I was listening to Gretchen Rubin discuss her new book on habits on a podcast. She pointed out that people tend to gravitate towards one of two general approaches towards making habit changes, which can be referred to as all-or-nothing and everything-in-moderation.

There are strong advocates in both camps, arguing either for absolute rules and no deviation whatsoever or the more laissez-faire approach of allowing for some flexibility in behavior using the 80/20 rule or another similar system.

The problem comes in when we run into a compelling argument or tactic for behavior change, whether it’s coming highly recommended from a friend, a well-regarded book, or a multitude of other sources and fixate on that tactic as the “right” solution. The reality is that there are as many tactics as there are individuals, and what works for that friend or author may be wrong for you. These aren’t new ideas, but the point that caught my attention is how we try to force habit changes using one of these two approaches when that particular approach may not actually suit our personality at all.

The funny thing is that philosophy and personality can conflict. I’m a good example. I love the idea of flexibility and adapting my behavior to the changing situation, but this rarely works well for me when it comes to creating new habits or removing old ones. If there’s any sort of bend in the rules, my willpower typically fails and I end up bending too much.

Thus, for myself, I find that I'm firmly in the all-or-nothing camp for the bulk of habits, doubly so if we're talking about food. I was vegan (full story later, promise) for two years in college and never had issues with breaking from that diet, despite constant ribbing at lunch from co-workers about all the meat I was missing out on (honestly, still not sure how I managed to pull this off for two years...I'm such a carnivore). Having an absolute commandment—“thou shalt not break this rule ever—feels surprisingly easy for me. I just say "no, I don't eat that" and move on, with plenty of willpower to spare.

If you find it easy to set a new rule—as long as it's black and white with no wiggle room—and stick to it seemingly without effort, you're probably better suited for all-or-nothing strategies. If you feel constricted by rules without room for any deviation and can follow an 80/20 (80% adhering, 20% not) style rule without frequent lapses that edge closer to 50/50, then you're probably more of an everything-in-moderation person.

(Of course, to make this more confusing, these aren't absolutes. Odds are, there are some arenas where your typically preferred strategy just doesn't feel right for you.)

Let's look at the case of me and chocolate. If I buy chocolate and bring it back home, the odds of that bar surviving for two days are slim: I’d say one day...except I know from experience that 80%+ dark chocolate in large doses is so not a wise idea if I want to sleep at night. If I know it is in the house, it's gonna get eaten. Thus my favorite habit hack for all-or-nothing types, particularly around food, is to not keep anything in the house you are trying to avoid. Shaping the environment in your favor makes maintaining discipline far easier.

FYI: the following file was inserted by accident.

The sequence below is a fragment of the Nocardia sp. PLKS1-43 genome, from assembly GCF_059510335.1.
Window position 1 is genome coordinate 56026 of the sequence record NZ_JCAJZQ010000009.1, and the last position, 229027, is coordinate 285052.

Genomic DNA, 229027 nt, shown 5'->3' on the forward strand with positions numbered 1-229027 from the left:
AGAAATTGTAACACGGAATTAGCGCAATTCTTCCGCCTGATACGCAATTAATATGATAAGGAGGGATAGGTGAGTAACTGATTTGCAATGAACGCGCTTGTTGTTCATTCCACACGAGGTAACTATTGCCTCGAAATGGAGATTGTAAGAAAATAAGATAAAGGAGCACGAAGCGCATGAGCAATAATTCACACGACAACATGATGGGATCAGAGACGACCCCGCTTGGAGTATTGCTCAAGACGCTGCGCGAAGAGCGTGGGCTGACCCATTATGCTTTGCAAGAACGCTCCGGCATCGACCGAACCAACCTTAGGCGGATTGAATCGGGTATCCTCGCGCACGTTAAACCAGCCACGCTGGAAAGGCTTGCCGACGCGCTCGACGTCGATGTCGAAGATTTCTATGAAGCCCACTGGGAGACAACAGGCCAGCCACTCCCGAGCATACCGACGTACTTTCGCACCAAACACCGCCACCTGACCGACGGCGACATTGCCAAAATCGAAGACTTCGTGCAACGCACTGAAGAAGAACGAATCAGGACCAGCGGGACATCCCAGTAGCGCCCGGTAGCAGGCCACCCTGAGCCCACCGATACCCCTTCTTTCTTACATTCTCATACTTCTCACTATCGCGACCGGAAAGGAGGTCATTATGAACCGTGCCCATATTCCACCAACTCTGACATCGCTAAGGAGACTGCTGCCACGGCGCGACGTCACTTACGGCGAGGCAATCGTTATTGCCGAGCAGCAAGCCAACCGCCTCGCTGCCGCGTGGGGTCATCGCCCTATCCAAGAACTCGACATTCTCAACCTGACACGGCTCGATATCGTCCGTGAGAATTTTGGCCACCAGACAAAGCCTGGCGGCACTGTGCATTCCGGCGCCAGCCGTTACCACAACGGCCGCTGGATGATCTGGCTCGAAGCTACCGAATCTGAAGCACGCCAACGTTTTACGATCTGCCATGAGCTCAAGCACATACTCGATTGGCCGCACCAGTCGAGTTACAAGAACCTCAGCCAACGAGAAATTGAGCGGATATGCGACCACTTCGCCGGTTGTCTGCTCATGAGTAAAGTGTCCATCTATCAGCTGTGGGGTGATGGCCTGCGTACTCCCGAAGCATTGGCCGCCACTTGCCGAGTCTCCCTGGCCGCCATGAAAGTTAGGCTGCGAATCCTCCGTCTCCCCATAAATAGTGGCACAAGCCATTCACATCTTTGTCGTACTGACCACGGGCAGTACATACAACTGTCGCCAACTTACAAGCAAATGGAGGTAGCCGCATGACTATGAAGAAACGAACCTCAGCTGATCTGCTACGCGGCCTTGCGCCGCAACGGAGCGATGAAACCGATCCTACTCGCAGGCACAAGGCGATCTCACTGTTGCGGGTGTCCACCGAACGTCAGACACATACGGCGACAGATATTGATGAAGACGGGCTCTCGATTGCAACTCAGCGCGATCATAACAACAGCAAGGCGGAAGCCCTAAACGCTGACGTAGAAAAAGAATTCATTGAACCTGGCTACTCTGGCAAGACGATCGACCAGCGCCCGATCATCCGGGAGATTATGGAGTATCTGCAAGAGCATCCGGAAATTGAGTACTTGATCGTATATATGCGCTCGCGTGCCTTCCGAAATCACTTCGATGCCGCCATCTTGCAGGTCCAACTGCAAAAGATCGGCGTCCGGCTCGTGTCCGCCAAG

In contrast, perhaps your experience with chocolate is different; it's easy for you to savor a few pieces after dinner, and saving the remainder for the days to come doesn't require much additional willpower to achieve. In that case, having a specified daily or weekly limit, say two pieces per day or one bar per week, is likely to be more of what you need to stick to the habit.

Neither approach is absolutely right, and neither is wrong. The answer is in what works for you. If you reflect on your own experiences and past successes and failures in changing habits, I bet you can see which of these approaches works better for you in most cases.

The question is: which are you? All-or-nothing? Or everything-in-moderation? Knowing that, you can structure your habits accordingly.

I'm the type that enjoys being alone with my thoughts. Yet I still find it hard sometimes to be okay with choosing to do something alone instead of being social.

Yet there seems to be a powerful connection between time spent alone, with our own thoughts, and creativity.

Forest Bathing

An idea garnered from conversations with a friend. Both of us, from time to time, feel a pull towards a natural space—to relax, to think, to move away from the noise and distractions of daily life. But it's not so much about escaping all noise, I think, but rather about creating the space for our own noise; our inner voice or whatever you prefer to call it (intuition or otherwise).